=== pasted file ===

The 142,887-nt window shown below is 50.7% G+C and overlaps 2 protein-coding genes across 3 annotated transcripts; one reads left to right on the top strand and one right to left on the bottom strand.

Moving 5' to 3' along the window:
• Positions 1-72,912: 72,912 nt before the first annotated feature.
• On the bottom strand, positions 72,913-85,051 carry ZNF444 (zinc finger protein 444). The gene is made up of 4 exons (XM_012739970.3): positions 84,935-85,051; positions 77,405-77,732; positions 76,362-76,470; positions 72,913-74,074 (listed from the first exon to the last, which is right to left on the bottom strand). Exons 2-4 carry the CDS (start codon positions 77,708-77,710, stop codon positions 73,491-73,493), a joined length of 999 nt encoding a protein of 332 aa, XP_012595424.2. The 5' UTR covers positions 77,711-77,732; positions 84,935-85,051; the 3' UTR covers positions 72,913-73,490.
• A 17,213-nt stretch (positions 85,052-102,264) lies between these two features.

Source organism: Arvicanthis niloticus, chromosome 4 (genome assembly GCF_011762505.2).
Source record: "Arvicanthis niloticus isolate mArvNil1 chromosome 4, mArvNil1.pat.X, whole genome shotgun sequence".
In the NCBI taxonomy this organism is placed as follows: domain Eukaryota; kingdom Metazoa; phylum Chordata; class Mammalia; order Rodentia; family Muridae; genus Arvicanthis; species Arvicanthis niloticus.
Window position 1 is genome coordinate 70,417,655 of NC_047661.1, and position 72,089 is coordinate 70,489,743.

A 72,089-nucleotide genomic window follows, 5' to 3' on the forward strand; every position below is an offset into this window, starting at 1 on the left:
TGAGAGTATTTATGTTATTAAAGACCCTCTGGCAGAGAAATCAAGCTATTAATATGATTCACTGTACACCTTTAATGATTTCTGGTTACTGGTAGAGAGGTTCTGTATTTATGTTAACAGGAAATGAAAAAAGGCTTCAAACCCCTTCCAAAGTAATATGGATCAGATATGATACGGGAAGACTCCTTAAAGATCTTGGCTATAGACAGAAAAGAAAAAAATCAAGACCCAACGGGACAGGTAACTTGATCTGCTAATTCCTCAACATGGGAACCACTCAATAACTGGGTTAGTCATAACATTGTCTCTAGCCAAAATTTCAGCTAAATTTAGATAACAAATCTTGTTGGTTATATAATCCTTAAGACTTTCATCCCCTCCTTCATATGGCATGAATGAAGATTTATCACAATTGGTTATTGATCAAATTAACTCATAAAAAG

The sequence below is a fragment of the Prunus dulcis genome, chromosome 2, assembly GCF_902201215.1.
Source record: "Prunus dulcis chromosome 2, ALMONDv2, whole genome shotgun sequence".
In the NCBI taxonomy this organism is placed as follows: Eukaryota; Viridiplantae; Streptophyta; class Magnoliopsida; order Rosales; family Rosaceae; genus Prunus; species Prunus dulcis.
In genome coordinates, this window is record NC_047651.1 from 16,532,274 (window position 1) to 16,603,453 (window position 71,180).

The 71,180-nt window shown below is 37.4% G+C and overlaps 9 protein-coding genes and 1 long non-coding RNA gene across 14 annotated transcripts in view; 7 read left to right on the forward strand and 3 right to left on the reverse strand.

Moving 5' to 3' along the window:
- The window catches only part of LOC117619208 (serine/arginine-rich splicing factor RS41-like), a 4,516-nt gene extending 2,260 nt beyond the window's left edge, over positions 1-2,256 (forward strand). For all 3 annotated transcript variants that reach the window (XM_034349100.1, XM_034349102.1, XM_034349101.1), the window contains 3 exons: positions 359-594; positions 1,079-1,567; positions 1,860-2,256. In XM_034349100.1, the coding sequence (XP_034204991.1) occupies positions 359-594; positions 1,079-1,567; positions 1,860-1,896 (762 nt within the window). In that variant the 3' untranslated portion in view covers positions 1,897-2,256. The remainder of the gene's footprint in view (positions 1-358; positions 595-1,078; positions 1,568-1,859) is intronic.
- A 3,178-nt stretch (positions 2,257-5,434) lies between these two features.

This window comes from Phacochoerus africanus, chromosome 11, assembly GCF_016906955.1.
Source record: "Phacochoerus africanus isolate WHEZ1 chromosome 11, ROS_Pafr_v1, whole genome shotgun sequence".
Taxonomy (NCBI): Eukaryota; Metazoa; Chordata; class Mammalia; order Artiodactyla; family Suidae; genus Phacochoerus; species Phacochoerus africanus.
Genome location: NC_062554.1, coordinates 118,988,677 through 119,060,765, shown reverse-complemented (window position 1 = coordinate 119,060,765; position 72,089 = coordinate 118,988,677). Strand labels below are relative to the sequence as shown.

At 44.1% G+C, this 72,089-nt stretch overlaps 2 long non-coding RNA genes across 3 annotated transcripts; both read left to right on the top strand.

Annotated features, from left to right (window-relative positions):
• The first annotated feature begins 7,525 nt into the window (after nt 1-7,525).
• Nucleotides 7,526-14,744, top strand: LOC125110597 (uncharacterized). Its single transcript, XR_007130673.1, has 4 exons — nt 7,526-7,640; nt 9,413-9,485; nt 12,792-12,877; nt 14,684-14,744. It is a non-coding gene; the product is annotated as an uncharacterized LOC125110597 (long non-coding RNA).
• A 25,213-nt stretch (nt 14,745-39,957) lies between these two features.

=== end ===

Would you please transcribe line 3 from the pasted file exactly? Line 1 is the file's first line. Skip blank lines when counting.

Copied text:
• Positions 1-72,912: 72,912 nt before the first annotated feature.